Best of the Week
Most Popular
1. Gold vs Cash in a Financial Crisis - Richard_Mills
2.Current Stock Market Rally Similarities To 1999 - Chris_Vermeulen
3.America See You On The Dark Side Of The Moon - Part2 - James_Quinn
4.Stock Market Trend Forecast Outlook for 2020 - Nadeem_Walayat
5.Who Said Stock Market Traders and Investor are Emotional Right Now? - Chris_Vermeulen
6.Gold Upswing and Lessons from Gold Tops - P_Radomski_CFA
7.Economic Tribulation is Coming, and Here is Why - Michael_Pento
8.What to Expect in Our Next Recession/Depression? - Raymond_Matison
9.The Fed Celebrates While Americans Drown in Financial Despair - John_Mauldin
10.Hi-yo Silver Away! - Richard_Mills
Last 7 days
The Past Stock Market Week Was More Important Than You May Understand - 31st Mar 20
Coronavirus - No, You Do Not Hear the Fat Lady Warming Up - 31st Mar 20
Life, Religions, Business, Globalization & Information Technology In The Post-Corona Pandemics Age - 31st Mar 20
Three Charts Every Stock Market Trader and Investor Must See - 31st Mar 20
Coronavirus Stocks Bear Market Trend Forecast - Video - 31st Mar 20
Coronavirus Dow Stocks Bear Market Into End April 2020 Trend Forecast - 31st Mar 20
Is it better to have a loan or credit card debt when applying for a mortgage? - 31st Mar 20
US and UK Coronavirus Trend Trajectories vs Bear Market and AI Stocks Sector - 30th Mar 20
Are Gold and Silver Mirroring 1999 to 2011 Again? - 30th Mar 20
Stock Market Next Cycle Low 7th April - 30th Mar 20
United States Coronavirus Infections and Deaths Trend Forecasts Into End April 2020 - 29th Mar 20
Some Positives in a Virus Wracked World - 29th Mar 20
Expert Tips to Save on Your Business’s Office Supply Purchases - 29th Mar 20
An Investment in Life - 29th Mar 20
Sheffield Coronavirus Pandemic Infections and Deaths Forecast - 29th Mar 20
UK Coronavirus Infections and Deaths Projections Trend Forecast - Video - 28th Mar 20
The Great Coronavirus Depression - Things Are Going to Change. Here’s What We Should Do - 28th Mar 20
One of the Biggest Stock Market Short Covering Rallies in History May Be Imminent - 28th Mar 20
The Fed, the Coronavirus and Investing - 28th Mar 20
Women’s Fashion Trends in the UK this 2020 - 28th Mar 20
The Last Minsky Financial Snowflake Has Fallen – What Now? - 28th Mar 20
UK Coronavirus Infections and Deaths Projections Trend Forecast Into End April 2020 - 28th Mar 20
DJIA Coronavirus Stock Market Technical Trend Analysis - 27th Mar 20
US and UK Case Fatality Rate Forecast for End April 2020 - 27th Mar 20
US Stock Market Upswing Meets Employment Data - 27th Mar 20
Will the Fed Going Nuclear Help the Economy and Gold? - 27th Mar 20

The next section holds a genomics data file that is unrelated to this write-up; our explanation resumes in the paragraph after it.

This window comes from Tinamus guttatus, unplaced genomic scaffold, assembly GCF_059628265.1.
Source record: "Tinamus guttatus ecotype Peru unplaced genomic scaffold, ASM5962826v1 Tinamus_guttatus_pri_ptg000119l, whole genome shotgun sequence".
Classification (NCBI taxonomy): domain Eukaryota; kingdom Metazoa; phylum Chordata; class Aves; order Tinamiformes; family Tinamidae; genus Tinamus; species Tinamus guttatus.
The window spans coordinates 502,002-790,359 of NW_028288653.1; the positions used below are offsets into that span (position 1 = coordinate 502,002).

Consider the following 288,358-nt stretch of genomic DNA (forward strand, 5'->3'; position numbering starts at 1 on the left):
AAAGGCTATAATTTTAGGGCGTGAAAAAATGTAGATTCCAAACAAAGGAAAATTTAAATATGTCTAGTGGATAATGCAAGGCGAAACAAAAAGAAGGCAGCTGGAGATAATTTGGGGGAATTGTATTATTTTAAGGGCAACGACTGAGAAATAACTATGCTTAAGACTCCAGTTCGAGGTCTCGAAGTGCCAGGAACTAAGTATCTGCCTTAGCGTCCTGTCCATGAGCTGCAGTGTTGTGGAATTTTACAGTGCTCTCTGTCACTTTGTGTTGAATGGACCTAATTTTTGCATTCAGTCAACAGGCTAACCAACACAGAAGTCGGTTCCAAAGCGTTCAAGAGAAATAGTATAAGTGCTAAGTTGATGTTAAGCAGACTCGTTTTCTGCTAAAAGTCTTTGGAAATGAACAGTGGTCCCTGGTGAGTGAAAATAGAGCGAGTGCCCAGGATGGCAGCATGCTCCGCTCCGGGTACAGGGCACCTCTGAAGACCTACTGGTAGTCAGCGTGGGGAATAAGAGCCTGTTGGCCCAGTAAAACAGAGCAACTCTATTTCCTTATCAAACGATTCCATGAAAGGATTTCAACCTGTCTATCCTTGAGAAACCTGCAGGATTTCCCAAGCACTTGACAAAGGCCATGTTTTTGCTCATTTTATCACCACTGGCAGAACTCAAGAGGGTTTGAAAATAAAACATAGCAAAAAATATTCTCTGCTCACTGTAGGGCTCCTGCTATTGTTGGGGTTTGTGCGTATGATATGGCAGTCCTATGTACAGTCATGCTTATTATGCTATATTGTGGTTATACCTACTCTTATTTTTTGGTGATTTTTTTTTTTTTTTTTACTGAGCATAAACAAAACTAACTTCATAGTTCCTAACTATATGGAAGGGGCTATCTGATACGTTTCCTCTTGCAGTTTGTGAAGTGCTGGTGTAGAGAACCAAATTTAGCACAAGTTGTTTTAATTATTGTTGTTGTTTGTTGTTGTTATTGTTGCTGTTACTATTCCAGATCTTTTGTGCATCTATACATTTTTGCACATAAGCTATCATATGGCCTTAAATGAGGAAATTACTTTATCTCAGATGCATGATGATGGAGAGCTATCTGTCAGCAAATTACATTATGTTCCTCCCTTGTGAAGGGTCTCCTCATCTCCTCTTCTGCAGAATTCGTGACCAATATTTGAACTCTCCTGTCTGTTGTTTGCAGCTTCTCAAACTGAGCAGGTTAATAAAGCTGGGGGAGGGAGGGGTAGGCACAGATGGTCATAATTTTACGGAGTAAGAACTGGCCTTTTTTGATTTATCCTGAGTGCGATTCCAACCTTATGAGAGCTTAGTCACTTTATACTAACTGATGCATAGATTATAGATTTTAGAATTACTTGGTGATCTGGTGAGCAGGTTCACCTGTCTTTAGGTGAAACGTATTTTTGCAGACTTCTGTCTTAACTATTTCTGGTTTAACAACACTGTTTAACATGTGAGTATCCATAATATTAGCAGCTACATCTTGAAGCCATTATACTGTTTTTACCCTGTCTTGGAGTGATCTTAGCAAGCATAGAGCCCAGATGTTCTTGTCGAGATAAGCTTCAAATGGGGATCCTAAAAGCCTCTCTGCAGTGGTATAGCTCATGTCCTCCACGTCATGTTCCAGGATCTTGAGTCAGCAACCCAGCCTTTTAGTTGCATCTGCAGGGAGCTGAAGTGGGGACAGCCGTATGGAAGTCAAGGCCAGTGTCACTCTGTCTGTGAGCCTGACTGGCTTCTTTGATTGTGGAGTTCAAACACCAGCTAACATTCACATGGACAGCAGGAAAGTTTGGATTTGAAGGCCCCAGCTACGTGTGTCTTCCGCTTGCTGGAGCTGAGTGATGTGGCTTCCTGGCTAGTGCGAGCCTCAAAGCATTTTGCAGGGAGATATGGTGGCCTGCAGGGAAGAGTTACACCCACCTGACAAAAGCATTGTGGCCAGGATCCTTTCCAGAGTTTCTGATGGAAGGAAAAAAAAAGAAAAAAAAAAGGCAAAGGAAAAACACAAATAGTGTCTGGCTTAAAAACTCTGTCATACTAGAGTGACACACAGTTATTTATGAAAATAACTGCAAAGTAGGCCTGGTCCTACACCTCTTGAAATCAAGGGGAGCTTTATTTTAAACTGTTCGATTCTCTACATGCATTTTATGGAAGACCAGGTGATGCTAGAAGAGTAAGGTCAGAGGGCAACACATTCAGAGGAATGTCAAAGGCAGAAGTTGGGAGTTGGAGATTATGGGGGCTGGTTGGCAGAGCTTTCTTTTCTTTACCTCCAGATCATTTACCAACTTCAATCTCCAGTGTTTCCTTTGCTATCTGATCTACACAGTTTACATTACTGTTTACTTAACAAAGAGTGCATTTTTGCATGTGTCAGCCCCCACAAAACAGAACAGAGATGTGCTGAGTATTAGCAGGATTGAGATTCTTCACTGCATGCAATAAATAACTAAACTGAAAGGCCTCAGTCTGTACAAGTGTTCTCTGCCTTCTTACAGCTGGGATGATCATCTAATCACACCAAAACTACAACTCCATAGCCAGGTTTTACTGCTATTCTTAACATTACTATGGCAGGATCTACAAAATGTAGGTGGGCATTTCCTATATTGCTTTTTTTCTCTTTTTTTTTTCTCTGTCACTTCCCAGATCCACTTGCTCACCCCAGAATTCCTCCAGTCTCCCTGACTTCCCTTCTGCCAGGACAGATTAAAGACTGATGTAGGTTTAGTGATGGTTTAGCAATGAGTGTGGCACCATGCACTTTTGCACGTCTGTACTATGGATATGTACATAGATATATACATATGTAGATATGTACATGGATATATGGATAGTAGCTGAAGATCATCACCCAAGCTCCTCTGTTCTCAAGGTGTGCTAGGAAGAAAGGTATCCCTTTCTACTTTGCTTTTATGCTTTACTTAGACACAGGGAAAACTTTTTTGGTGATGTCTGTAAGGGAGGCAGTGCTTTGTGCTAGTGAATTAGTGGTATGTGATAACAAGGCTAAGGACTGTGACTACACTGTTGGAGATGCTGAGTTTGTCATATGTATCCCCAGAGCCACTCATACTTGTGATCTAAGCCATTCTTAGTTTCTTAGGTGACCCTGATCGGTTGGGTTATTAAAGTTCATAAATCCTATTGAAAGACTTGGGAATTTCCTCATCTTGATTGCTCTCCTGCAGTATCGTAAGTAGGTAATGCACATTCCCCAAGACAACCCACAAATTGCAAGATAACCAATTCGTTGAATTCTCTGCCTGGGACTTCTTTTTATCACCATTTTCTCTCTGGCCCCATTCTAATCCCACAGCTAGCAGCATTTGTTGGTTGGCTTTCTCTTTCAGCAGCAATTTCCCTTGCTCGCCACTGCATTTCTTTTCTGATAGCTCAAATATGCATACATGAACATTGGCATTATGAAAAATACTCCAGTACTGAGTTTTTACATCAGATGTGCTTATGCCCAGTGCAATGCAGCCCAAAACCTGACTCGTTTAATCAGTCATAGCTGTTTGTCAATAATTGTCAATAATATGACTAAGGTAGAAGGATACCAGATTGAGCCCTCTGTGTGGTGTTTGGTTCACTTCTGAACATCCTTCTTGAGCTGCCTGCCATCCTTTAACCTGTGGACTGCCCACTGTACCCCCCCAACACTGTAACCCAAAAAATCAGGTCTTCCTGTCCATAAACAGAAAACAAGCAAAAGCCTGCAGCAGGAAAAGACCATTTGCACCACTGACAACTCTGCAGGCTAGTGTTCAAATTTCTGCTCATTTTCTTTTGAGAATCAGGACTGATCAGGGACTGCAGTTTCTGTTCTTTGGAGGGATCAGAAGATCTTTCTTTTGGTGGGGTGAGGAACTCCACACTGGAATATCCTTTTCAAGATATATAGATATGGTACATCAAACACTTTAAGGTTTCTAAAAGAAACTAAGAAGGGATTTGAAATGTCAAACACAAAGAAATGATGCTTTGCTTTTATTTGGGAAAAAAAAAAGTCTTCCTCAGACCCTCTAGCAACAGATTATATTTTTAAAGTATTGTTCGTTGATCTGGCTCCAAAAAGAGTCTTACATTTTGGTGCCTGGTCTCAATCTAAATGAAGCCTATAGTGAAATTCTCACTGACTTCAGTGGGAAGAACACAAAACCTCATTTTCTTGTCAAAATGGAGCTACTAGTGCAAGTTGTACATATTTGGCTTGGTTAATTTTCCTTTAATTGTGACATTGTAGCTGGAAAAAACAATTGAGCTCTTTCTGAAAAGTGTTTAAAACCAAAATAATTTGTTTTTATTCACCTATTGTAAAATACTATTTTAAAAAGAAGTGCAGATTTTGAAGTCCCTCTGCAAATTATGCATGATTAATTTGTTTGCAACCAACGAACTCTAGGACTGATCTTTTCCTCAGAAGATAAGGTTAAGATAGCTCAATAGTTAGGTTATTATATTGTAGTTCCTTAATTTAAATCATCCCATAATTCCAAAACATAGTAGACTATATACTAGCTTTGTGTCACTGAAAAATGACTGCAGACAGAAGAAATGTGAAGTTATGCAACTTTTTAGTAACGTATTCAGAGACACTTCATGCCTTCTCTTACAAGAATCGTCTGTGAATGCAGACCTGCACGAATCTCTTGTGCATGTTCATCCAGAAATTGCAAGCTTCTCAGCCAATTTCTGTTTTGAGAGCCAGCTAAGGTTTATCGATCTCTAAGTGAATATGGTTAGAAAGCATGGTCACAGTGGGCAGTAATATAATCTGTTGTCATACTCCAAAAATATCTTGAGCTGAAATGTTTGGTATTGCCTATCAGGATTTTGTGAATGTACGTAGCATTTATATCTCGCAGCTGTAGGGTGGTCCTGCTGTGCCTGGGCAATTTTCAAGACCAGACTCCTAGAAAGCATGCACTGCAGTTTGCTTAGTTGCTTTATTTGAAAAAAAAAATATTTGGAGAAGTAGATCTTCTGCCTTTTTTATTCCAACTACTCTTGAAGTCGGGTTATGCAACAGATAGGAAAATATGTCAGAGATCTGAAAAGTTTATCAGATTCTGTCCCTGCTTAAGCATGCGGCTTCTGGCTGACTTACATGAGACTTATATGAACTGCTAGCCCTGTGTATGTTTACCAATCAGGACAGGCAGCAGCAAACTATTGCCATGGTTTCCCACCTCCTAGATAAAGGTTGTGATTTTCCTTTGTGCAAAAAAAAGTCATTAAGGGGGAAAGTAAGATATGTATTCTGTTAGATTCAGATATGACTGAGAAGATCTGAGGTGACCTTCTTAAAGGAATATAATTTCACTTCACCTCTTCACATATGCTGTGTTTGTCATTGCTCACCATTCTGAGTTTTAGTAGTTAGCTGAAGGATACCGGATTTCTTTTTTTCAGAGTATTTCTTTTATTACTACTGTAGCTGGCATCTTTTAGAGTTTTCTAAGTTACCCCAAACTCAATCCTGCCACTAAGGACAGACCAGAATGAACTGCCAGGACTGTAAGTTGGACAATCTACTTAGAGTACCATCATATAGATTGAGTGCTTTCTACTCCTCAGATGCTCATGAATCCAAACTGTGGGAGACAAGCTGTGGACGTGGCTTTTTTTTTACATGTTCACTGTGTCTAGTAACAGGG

What you need to know about the impact of inflation - 27th Mar 20
CoronaVirus Herd Immunity, Flattening the Curve and Case Fatality Rate Analysis - 27th Mar 20
NHS Hospitals Before Coronavirus Tsunami Hits (Sheffield), STAY INDOORS FINAL WARNING! - 27th Mar 20
CoronaVirus Curve, Stock Market Crash, and Mortgage Massacre - 27th Mar 20
Finding an Expert Car Accident Lawyer - 27th Mar 20
We Are Facing a Depression, Not a Recession - 26th Mar 20
US Housing Real Estate Market Concern - 26th Mar 20
Covid-19 Pandemic Affecting Bitcoin - 26th Mar 20
Italy Coronavirus Case Fataility Rate and Infections Trend Analysis - 26th Mar 20
Why Is Online Gambling Becoming More Popular? - 26th Mar 20
Dark Pools of Capital Profiting from Coronavirus Stock Markets CRASH! - 26th Mar 20
CoronaVirus Herd Immunity and Flattening the Curve - 25th Mar 20
Coronavirus Lesson #1 for Investors: Beware Predictions of Stock Market Bottoms - 25th Mar 20
CoronaVirus Stock Market Trend Implications - 25th Mar 20
Pandemonium in Precious Metals Market as Fear Gives Way to Command Economy - 25th Mar 20
Pandemics and Gold - 25th Mar 20
UK Coronavirus Hotspots - Cities with Highest Risks of Getting Infected - 25th Mar 20
WARNING US Coronavirus Infections and Deaths Going Ballistic! - 24th Mar 20
Coronavirus Crisis - Weeks Where Decades Happen - 24th Mar 20
Industry Trends: Online Casinos & Online Slots Game Market Analysis - 24th Mar 20
Five Amazingly High-Tech Products Just on the Market that You Should Check Out - 24th Mar 20
UK Coronavirus WARNING - Infections Trend Trajectory Worse than Italy - 24th Mar 20
Rick Rule: 'A Different Phrase for Stocks Bear Market Is Sale' - 24th Mar 20
Stock Market Minor Cycle Bounce - 24th Mar 20
Gold’s century - While stocks dominated headlines, gold quietly performed - 24th Mar 20
Big Tech Is Now On The Offensive Against The Coronavirus - 24th Mar 20
Socialism at Its Finest after Fed’s Bazooka Fails - 24th Mar 20
Dark Pools of Capital Profiting from Coronavirus Stock and Financial Markets CRASH! - 23rd Mar 20
Will Trump’s Free Cash Help the Economy and Gold Market? - 23rd Mar 20
Coronavirus Clarifies Priorities - 23rd Mar 20
Could the Coronavirus Cause the Next ‘Arab Spring’? - 23rd Mar 20
Concerned About The US Real Estate Market? Us Too! - 23rd Mar 20